On October 29, 2021, the U.S. Department of Labor published its final rule regarding tipped employees with dual jobs (i.e., employees who perform both tipped and non-tipped work), rejecting the Trump-era approach to determining when tipped employees may be paid subminimum wages. The final rule reinstates the dreaded “80/20” rule that employers with tipped employees are likely familiar with, and adds a new “substantial amount of time” component to the determination. If you are an employer covered by the Fair Labor Standards Act, listen up!
The 80/20 Rule
Under the reinstated 80/20 rule, employees who spend at least 20% of their workweek on non-tipped job duties that directly support their tip-producing work must be paid the full minimum wage for time spent on non-tipped duties rather than the federal subminimum wage of $2.13. [Some states require employers to pay a higher tipped minimum wage than the $2.13 allowed under federal law, including Illinois ($6.60), Missouri ($5.15), Ohio ($4.40), and Wisconsin ($2.33). Moreover, certain locales also require a higher rate such as Chicago at $8.40 (4-20 workers) and $9.00 (21 or more workers). Employers must follow the law of whichever rate is the highest.] The final rule provides some notable insight into compliance, including:
- Defining “tip-producing work” broadly to include “any work performed by a tipped employee that provides service to customers for which the tipped employee receives tips,” and providing specific examples for servers, bartenders, nail technicians, bussers, parking attendants, and bellhops.
- Examples of non-tipped work that directly supports tip-producing work, including a number of tasks that employers may not previously have considered to be “directly supporting,” such as down time while the employee is waiting for customers to arrive.
- Examples of non-tipped work that does not directly support tip-producing work, including preparing food (including salads), ordering supplies, and cleaning areas outside the worker’s normal work area (e.g., a bartender cleaning the dining room or bathroom).
Notably, any time paid at the minimum wage rate does not count towards the 20% calculation, meaning it would not impact whether the employer could claim a tip credit. Here is an example in the final rule:
A server is employed for 40 hours a week and performs 5 hours of work that is not part of the tipped occupation, such as cleaning the kitchen, for which the server is paid a direct cash wage at the full minimum wage. The server also performs 18 minutes of non-tipped directly supporting work twice a day, for a total of three hours a week. The employer may take a tip credit for all of the time the employee spends performing directly supporting work, because this time does not exceed 20 percent of the workweek. Because this employee has been paid the full minimum wage for a total of five hours a week, the employee could perform up to seven hours of directly supporting work (35 hours × 20 percent = 7 hours) without exceeding the 20 percent tolerance.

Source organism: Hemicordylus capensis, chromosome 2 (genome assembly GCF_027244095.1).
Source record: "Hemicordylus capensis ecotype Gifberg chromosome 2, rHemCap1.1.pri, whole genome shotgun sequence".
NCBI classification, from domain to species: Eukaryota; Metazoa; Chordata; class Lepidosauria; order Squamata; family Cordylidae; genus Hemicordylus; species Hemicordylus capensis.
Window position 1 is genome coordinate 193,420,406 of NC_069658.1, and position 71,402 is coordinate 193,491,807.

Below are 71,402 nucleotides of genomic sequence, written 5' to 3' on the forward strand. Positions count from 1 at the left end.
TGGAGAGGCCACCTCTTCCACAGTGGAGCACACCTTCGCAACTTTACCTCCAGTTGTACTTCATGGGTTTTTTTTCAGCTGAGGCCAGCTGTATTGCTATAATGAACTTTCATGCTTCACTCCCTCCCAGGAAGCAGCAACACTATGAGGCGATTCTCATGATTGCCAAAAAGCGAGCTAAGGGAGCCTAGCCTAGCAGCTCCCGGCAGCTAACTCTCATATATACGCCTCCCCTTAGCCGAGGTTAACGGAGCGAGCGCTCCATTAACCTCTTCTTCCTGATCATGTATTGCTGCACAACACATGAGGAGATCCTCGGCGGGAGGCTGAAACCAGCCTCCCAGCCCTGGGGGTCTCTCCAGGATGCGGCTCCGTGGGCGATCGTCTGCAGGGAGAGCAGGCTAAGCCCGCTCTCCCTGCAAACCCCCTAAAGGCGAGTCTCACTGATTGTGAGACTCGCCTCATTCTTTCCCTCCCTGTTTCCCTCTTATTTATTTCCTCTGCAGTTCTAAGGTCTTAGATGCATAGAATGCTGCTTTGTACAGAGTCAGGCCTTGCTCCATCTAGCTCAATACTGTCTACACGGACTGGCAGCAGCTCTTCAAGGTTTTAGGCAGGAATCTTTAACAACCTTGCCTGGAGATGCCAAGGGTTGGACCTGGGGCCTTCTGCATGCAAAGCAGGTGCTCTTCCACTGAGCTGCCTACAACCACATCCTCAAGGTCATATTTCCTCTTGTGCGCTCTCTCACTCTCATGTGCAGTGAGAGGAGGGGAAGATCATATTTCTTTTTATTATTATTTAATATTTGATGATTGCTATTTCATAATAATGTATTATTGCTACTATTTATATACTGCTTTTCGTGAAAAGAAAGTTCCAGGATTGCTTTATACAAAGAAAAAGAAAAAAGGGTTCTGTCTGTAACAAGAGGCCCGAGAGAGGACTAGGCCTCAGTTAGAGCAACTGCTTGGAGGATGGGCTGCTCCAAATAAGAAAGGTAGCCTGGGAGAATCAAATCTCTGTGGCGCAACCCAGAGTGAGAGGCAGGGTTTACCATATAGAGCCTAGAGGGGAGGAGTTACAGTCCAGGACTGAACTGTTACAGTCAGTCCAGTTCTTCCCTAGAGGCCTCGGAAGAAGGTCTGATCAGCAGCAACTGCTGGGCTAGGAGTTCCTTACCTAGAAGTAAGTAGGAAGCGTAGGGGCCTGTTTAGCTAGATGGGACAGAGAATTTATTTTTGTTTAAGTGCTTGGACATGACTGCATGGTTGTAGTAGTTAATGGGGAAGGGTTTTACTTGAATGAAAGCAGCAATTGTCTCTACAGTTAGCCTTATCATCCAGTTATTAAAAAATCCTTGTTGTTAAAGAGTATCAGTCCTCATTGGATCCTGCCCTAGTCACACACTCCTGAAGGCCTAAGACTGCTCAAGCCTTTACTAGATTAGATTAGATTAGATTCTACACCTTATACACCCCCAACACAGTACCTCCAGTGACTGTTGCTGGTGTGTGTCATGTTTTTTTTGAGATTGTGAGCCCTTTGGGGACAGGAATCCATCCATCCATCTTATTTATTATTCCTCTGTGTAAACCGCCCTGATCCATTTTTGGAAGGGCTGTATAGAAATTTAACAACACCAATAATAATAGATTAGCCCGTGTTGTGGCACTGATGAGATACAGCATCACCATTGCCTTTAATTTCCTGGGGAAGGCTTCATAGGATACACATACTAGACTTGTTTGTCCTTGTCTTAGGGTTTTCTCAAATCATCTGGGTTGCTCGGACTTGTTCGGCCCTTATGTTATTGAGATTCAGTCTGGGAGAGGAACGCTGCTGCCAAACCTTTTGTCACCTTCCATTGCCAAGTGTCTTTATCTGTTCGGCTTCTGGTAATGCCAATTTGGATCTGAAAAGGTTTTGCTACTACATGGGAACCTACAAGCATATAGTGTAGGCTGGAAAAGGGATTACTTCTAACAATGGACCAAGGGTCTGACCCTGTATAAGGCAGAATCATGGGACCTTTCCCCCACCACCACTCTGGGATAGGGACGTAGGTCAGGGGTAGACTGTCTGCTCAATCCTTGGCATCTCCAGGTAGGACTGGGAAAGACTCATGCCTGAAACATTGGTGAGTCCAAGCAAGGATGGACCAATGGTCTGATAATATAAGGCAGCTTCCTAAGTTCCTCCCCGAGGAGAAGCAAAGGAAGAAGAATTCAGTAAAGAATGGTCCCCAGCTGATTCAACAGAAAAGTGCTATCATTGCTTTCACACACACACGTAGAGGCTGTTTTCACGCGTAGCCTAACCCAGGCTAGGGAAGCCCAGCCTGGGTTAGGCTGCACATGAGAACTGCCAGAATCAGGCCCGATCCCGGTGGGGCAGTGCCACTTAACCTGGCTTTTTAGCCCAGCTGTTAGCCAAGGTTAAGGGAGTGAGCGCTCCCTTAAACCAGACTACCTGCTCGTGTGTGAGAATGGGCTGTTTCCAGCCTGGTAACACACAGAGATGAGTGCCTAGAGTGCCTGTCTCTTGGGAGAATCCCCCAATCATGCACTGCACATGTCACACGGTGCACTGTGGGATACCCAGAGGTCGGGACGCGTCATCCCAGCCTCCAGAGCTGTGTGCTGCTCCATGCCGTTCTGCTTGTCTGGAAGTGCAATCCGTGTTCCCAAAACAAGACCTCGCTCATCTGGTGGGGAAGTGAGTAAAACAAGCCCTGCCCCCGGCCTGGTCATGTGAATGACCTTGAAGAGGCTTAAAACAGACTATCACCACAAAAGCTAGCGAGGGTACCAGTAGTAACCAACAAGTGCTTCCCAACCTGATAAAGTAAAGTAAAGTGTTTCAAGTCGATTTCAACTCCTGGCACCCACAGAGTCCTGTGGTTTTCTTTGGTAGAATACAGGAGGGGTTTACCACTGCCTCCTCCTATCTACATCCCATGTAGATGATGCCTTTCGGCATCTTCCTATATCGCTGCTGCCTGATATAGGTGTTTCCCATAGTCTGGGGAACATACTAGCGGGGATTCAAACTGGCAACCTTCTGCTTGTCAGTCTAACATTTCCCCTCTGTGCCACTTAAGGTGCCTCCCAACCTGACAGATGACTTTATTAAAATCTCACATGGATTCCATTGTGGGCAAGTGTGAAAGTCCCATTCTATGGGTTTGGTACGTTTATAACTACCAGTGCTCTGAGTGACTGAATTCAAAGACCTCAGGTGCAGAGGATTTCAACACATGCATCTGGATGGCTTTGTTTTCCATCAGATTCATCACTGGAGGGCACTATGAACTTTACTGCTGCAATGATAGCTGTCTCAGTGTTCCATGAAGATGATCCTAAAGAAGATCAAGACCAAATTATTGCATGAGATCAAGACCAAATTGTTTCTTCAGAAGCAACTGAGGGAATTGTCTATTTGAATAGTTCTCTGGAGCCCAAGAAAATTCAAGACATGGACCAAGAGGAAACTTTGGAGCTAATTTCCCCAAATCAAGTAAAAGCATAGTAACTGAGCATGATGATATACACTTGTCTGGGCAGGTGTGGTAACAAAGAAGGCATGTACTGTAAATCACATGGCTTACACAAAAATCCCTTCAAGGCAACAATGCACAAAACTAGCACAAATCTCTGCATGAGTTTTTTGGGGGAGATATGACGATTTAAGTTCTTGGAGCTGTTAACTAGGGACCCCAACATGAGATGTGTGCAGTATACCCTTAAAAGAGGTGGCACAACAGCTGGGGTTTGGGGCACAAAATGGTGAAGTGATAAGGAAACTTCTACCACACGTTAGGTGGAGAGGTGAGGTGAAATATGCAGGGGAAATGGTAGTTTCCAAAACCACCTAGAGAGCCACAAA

The “Substantial Amount of Time” Rule
The new “substantial amount of time” rule applies when a tipped employee performs non-tipped duties for more than 30 continuous minutes (regardless of whether the time exceeded 20% of their workweek). When this occurs, the employee must be paid the full minimum wage for the time that exceeds 30 minutes. Accordingly, a tipped employee who spends 45 continuous minutes on non-tipped work may still be paid at the tipped employee minimum wage for the first 30 minute period, but must be paid the full minimum wage for the remaining 15 minutes. Similarly, the employer may claim a tip credit for the first 30 minutes, but not the remaining 15.
The new rule will become effective December 28, 2021, so employers in the restaurant, hospitality, and service industries should begin preparations to comply with the dual job regulations and their challenges now, especially since tipped employees appear to be an area the Department of Labor is particularly focused on. While the previous administration tried to clear up these muddy waters, we are back here again in an industry devastated by the pandemic. Thus, determining compliance needs to happen immediately. For example, an employer needs to decide how they are going to track the non-tip producing work, especially the work done pre and post shift. As always, questions regarding these issues should be directed to experienced labor and employment counsel.